Recently, I had the pleasure of reading L. Marie’s wonderful manuscript. There was much to love in her book – medieval setting, plucky heroine, original obstacles, potential love interest and fantastic metaphors. One aspect of L. Marie’s writing that struck me was her facility with all of the senses. Back in March, I attended the annual Novel Writing Workshop at Vermont College. One of the speakers, Julie Berry, opened her talk by asking how many people, when they close their eyes to go to sleep, see images behind their closed eyelids. I was surprised by the question because I had always assumed that to be a commonplace occurrence. When I close my eyes, I’m never sure what I’ll see. Sometime faces looking large or maybe landscapes I’ve never seen in real life. Sometimes just shapes merging one into another, a kaleidoscope behind the curtain of my eyelids. Berry’s talk was on how to view our writing differently. Through the talk, she urged the writers in the room to be aware of our strengths (mine, apparently is being very visual) but to also mind the gaps.
In my writing, I tend to go for the visual image. After all, reading is a visual exercise, right? Well, not necessarily. I mean, of course we process what we read visually, but as we read, we are also accessing many other parts of our brains. When L. Marie uses smell or hearing, two senses that I often neglect, her setting came alive for me in a way it couldn’t have had she relied on the visual alone. In an effort to “mind the gap,” I decided to get in touch with my less used senses. I went for a run and left my iPod behind. (gasp!) I am, well, let’s say passionate about music and there’s nothing I love more than a good playlist as the soundtrack to my run. But on this day, a gorgeous clear day, I left it behind, determined to hear everything.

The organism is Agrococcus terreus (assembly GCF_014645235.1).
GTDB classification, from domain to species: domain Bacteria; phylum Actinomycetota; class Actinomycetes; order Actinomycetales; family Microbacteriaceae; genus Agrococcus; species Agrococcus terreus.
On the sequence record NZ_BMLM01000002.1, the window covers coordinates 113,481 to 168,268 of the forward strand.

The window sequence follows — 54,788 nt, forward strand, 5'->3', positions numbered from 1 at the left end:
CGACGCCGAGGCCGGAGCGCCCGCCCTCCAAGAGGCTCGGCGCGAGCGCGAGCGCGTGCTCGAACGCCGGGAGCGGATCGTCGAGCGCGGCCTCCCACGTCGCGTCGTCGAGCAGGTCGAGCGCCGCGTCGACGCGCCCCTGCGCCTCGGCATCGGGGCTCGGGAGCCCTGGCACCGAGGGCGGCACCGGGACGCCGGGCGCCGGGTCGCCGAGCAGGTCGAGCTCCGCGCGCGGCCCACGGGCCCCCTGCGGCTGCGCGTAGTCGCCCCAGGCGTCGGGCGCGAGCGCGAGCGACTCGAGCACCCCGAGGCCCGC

As I made my way out of my tightly packed suburban neighborhood toward a trail, the first thing I noticed was that there is no such thing as silence. Cars whooshed down the road. Wind roared passed my ears. Birds sang in their many different languages. My shoes were a rhythmic thwat against the pavement and then a crunch as I hit the trail. A hammer pounded. A lawnmower whined. Children giggled. And there was the wind – thwacking through bamboo and rustling through oaks.
I considered the places in my novel where I’d used silence as a beat because I needed the characters to process something or I needed to build the emotional moment. And I realized that using silence was the easy way. Even in a quiet kitchen, there is the low whir of a refrigerator, maybe the drip of a sink, outside sounds drifting in through an open window. By allowing my character to hear those sounds or, even better, sounds that reflect her mood, I can deepen the moment for my reader.
Armed with a new soundtrack, I considered how I experienced the sounds, comparing them to sounds in my memory. Going further, I thought about how a character would hear the same sounds. Depending on who she is and in what time period she exists, how would she hear the wind through the tall oaks? Like the rustling of a lady’s rich brocade gown? Like a cheerleader’s pom-poms? Or would it be her mother’s voice, whispering her name from the deathbed?
I plan to be more aware of all the senses in my writing and of “minding the gap,” as Julie Berry says, so that I don’t miss the use of half my brain! I confess, though, that after that revelatory run, I returned to my iPod because there’s really nothing like Arcade Fire singing “Wake Up” as I’m working my way up that first hill of the day.